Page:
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authorDave Chinner <dchinner@redhat.com>2010-11-30 15:16:16 +1100
committerAlex Elder <aelder@sgi.com>2010-12-01 07:40:20 -0600
commit90810b9e82a36c3c57c1aeb8b2918b242a130b26 (patch)
tree2fdb8bd75866fc3d61cb7fe2f2cc26f0e6895641
parentc726de4409a8d3a03877b1ef4342bfe8a15f5e5e (diff)
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xfs: push stale, pinned buffers on trylock failures
As reported by Nick Piggin, XFS is suffering from long pauses under highly concurrent workloads when hosted on ramdisks. The problem is that an inode buffer is stuck in the pinned state in memory and as a result either the inode buffer or one of the inodes within the buffer is stopping the tail of the log from being moved forward. The system remains in this state until a periodic log force issued by xfssyncd causes the buffer to be unpinned. The main problem is that these are stale buffers, and are hence held locked until the transaction/checkpoint that marked them state has been committed to disk. When the filesystem gets into this state, only the xfssyncd can cause the async transactions to be committed to disk and hence unpin the inode buffer. This problem was encountered when scaling the busy extent list, but only the blocking lock interface was fixed to solve the problem. Extend the same fix to the buffer trylock operations - if we fail to lock a pinned, stale buffer, then force the log immediately so that when the next attempt to lock it comes around, it will have been unpinned. Signed-off-by: Dave Chinner <dchinner@redhat.com> Reviewed-by: Christoph Hellwig <hch@lst.de>
-rw-r--r--fs/xfs/linux-2.6/xfs_buf.c35
1 files changed, 16 insertions, 19 deletions
diff --git a/fs/xfs/linux-2.6/xfs_buf.c b/fs/xfs/linux-2.6/xfs_buf.c
index aa1d353def2..4c5deb6e9e3 100644
--- a/fs/xfs/linux-2.6/xfs_buf.c
+++ b/fs/xfs/linux-2.6/xfs_buf.c
@@ -488,29 +488,16 @@ found:
spin_unlock(&pag->pag_buf_lock);
xfs_perag_put(pag);
- /* Attempt to get the semaphore without sleeping,
- * if this does not work then we need to drop the
- * spinlock and do a hard attempt on the semaphore.
- */
- if (down_trylock(&bp->b_sema)) {
+ if (xfs_buf_cond_lock(bp)) {
+ /* failed, so wait for the lock if requested. */
if (!(flags & XBF_TRYLOCK)) {
- /* wait for buffer ownership */
xfs_buf_lock(bp);
XFS_STATS_INC(xb_get_locked_waited);
} else {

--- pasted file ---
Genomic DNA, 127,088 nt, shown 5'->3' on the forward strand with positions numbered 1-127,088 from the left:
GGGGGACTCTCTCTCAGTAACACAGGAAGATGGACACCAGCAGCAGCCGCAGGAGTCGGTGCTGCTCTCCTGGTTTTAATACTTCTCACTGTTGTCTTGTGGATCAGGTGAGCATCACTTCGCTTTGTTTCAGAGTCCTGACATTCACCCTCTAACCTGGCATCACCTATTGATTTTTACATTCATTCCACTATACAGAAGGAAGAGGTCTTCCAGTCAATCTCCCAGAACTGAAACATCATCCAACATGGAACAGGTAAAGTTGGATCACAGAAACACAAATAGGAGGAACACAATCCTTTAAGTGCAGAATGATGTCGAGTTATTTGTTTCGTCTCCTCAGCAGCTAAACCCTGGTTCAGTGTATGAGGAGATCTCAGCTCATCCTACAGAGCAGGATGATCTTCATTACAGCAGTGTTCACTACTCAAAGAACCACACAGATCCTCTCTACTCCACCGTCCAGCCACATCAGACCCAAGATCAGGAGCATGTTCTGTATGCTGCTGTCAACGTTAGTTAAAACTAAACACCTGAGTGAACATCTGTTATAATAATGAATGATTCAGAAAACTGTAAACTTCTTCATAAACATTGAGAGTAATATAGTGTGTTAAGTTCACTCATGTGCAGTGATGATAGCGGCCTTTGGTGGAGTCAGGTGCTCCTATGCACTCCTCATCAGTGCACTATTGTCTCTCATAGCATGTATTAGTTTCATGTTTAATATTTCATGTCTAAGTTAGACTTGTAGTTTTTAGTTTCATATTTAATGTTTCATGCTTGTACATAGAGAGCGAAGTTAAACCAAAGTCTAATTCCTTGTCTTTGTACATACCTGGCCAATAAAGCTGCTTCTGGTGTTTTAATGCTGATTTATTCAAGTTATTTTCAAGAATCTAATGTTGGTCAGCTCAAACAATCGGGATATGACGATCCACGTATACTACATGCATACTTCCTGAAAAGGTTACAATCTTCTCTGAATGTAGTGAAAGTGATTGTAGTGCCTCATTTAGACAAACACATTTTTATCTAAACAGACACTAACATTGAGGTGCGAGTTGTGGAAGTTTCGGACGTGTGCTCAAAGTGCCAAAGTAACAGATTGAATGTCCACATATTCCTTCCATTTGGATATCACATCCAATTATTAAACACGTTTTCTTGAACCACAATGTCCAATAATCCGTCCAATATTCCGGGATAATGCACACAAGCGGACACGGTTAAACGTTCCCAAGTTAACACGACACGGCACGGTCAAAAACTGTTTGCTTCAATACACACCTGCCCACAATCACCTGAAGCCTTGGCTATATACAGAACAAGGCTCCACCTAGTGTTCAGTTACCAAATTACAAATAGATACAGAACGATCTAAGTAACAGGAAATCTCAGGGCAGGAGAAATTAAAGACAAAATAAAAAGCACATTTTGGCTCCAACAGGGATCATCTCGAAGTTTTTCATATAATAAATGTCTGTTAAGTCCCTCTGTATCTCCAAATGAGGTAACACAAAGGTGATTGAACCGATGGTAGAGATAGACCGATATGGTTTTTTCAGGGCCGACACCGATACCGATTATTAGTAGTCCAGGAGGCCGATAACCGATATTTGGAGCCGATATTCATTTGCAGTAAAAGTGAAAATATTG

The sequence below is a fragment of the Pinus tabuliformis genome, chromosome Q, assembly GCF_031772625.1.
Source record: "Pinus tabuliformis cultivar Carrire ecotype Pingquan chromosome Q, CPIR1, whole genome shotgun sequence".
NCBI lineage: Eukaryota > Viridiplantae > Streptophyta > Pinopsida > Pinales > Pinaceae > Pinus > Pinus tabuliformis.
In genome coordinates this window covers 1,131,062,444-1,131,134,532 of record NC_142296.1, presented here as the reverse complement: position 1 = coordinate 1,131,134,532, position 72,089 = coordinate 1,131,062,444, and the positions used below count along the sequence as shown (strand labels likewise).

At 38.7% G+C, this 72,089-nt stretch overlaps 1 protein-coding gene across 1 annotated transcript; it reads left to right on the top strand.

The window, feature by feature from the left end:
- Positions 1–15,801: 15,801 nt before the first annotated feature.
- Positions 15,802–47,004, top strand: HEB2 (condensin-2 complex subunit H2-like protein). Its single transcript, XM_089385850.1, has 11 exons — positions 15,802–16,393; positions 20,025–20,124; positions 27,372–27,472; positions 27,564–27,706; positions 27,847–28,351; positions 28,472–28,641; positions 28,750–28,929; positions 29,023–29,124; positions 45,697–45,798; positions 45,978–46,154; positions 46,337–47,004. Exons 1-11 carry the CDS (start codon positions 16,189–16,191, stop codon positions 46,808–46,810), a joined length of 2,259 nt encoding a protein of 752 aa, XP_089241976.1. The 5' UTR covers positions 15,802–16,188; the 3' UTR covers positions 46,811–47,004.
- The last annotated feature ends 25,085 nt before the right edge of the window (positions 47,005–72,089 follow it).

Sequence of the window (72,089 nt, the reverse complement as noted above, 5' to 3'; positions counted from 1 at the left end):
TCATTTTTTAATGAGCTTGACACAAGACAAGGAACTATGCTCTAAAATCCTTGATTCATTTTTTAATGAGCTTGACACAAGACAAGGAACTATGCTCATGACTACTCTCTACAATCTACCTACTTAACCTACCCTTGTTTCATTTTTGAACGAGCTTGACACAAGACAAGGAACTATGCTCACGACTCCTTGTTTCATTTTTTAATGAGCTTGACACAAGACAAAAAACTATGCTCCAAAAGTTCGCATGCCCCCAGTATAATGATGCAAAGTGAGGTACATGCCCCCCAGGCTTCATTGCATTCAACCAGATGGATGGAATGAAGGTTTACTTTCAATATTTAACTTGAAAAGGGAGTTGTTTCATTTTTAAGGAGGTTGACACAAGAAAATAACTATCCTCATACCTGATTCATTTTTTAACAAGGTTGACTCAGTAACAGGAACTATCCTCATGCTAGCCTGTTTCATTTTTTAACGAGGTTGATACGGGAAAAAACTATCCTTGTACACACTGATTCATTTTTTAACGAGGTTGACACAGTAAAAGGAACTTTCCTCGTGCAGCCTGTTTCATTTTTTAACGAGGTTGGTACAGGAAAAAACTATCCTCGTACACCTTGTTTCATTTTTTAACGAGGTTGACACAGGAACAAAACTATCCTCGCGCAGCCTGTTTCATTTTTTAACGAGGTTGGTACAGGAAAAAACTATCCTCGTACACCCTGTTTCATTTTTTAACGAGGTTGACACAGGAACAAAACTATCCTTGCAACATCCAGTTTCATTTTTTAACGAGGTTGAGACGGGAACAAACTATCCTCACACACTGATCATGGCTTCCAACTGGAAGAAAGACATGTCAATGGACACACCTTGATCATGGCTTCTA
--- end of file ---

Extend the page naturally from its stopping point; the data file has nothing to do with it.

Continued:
- /* We asked for a trylock and failed, no need
- * to look at file offset and length here, we
- * know that this buffer at least overlaps our
- * buffer and is locked, therefore our buffer
- * either does not exist, or is this buffer.
- */
xfs_buf_rele(bp);
XFS_STATS_INC(xb_busy_locked);
return NULL;
}
- } else {
- /* trylock worked */
- XB_SET_OWNER(bp);
}
if (bp->b_flags & XBF_STALE) {
@@ -876,10 +863,18 @@ xfs_buf_rele(
*/
/*
- * Locks a buffer object, if it is not already locked.
- * Note that this in no way locks the underlying pages, so it is only
- * useful for synchronizing concurrent use of buffer objects, not for
- * synchronizing independent access to the underlying pages.
+ * Locks a buffer object, if it is not already locked. Note that this in
+ * no way locks the underlying pages, so it is only useful for
+ * synchronizing concurrent use of buffer objects, not for synchronizing
+ * independent access to the underlying pages.
+ *
+ * If we come across a stale, pinned, locked buffer, we know that we are
+ * being asked to lock a buffer that has been reallocated. Because it is
+ * pinned, we know that the log has not been pushed to disk and hence it
+ * will still be locked. Rather than continuing to have trylock attempts
+ * fail until someone else pushes the log, push it ourselves before
+ * returning. This means that the xfsaild will not get stuck trying
+ * to push on stale inode buffers.
*/
int
xfs_buf_cond_lock(
@@ -890,6 +885,8 @@ xfs_buf_cond_lock(
locked = down_trylock(&bp->b_sema) == 0;
if (locked)
XB_SET_OWNER(bp);
+ else if (atomic_read(&bp->b_pin_count) && (bp->b_flags & XBF_STALE))
+ xfs_log_force(bp->b_target->bt_mount, 0);
trace_xfs_buf_cond_lock(bp, _RET_IP_);
return locked ? 0 : -EBUSY;